And what would a good student do? Pay attention, ask questions, take notes, review.

Why We Learn

If you are open-minded and do not fear harm to your reputation, then there is a way to receive a world-class education for free. In order to explain how, we must first observe two phenomena:

  1. The internet provides us with immediate and abundant access to experts in all fields.
  2. We have a psychological need to correct stupid statements.

We will use these facts to create an individualized, graduate-level curriculum taught exclusively by the leaders of any field.

All you need to do is be an intentional idiot. Here are the steps:

  1. Find an internet forum dedicated to the topic you wish to study.
  2. Start a thread that offers terribly inaccurate advice to novices. Declare with certainty.
  3. The comment section will fill with experts on that subject emphatically correcting your idiotic advice. This is the goldmine. Scholars and experienced practitioners will clearly lay out everything you need to know about the subject. In many cases they will even debate amongst themselves, in doing so highlighting relevant controversies and opportunities for more research.
  4. If you need to drill down on a particular, simply challenge a expert with a qualified assertion like, “well that may be true, but then why X.” They will happily (angrily) get into the nitty-gritty.
  5. Take notes!
  6. When you feel satisfied with your expert tutorial, close out the thread by saying that you stand corrected, repeat back what you’ve heard (helps the commenters feel understood), and thank them for a new perspective. This is important. Experts spend most of their time arguing with other experts, so for them, the greatest feeling in the world is convincing somebody else that they are right. Since you are piggy-backing on their hard work, they deserve that gift.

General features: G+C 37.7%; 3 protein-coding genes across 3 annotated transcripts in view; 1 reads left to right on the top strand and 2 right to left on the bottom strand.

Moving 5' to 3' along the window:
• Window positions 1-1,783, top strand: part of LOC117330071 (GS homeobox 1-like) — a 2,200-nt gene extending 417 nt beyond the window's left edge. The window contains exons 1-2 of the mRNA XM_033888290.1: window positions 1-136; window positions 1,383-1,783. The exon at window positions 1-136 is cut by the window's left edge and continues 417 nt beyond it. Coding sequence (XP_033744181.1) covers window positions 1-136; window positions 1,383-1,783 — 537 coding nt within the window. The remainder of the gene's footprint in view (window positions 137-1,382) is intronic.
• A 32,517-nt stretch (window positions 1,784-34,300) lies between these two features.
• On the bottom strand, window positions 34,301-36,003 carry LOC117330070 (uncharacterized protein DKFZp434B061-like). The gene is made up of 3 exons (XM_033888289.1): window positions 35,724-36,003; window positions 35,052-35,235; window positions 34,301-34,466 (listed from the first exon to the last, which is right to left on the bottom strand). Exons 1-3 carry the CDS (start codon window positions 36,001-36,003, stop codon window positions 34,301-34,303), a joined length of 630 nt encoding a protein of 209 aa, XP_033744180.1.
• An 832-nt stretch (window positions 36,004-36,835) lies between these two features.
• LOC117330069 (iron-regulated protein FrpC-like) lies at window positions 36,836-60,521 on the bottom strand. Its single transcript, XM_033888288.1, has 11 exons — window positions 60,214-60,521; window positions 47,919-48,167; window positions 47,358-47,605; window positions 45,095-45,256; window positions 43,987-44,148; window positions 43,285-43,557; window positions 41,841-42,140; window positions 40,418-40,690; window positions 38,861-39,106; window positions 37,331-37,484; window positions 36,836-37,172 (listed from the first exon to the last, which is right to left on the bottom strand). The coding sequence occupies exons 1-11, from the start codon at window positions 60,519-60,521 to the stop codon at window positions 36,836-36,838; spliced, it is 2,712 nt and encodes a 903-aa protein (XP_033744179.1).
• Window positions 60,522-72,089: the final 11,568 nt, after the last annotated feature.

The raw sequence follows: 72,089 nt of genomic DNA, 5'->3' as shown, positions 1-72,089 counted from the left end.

This is how you troll for a world-class education.

I haven’t seen this method described anywhere else. Please correct me if I’m wrong.

To see trolling for education in action, check out this Reddit thread on avocados.

Why We Learn

There is such a thing as a bad question.

On Reddit’s fitness forum, people share stories, trade tips, and ask questions on a shared quest to improve their health and sculpt their bodies. The site is a treasure for the motivated, curious beginner.

You also encounter questions like, “Is it okay to eat a grapefruit before my workout or should I wait until after?”

Bad question. Good person, but bad question.

This is a bad question because it is fear disguised as curiosity. Learning a little more, reading another book or blog post can feel like progress, but it is also a common stalling tactic. Same with asking for advice. The wisdom of experts can help us avoid painful, time-consuming mistakes.

But this question is about grapefruit timing.

I want to grab this person and yell, “JUST TRY IT AND SEE WHAT HAPPENS!”

Yesterday, I talked about passive curiosity, which asks, “What do people already know about this subject?”

Active curiosity wonders, “Let’s see what happens when I try this.”

The curiosity of taking apart a camera to see if you can put it back together.

The curiosity of introducing yourself to a group of strangers to see how they react.

The curiosity of taking the long way everybody avoids rather than the short cut everybody seeks.

The curiosity of failing forward.

The curiosity of taking the first bite.

The curiosity of saying yes.

When a person specializes in passive curiosity, we call her well-read. When she dedicates herself to active curiosity, we call her well-lived.

The well-read person is sometimes interesting, and often dangerous. The well-lived person is always interesting, and often heroic.

It is the difference between timing a grapefruit and starting a movement.

Why We Learn

There are some days I wish I was less curious.

There was a once a six week stretch when I was obsessed with learning how to make juices. I read an article by a fitness coach about how we can get a lot of missing nutrients when we puree vegetables and fruits into a frothy liquid, add chia seeds, and gulp it down. I spent weeks researching various juicers on Amazon. I read up on the best juicing recipes: which veggies retained their nutritional value during the juicing process, and which didn’t. How to clean seeds and pulp from a juicer.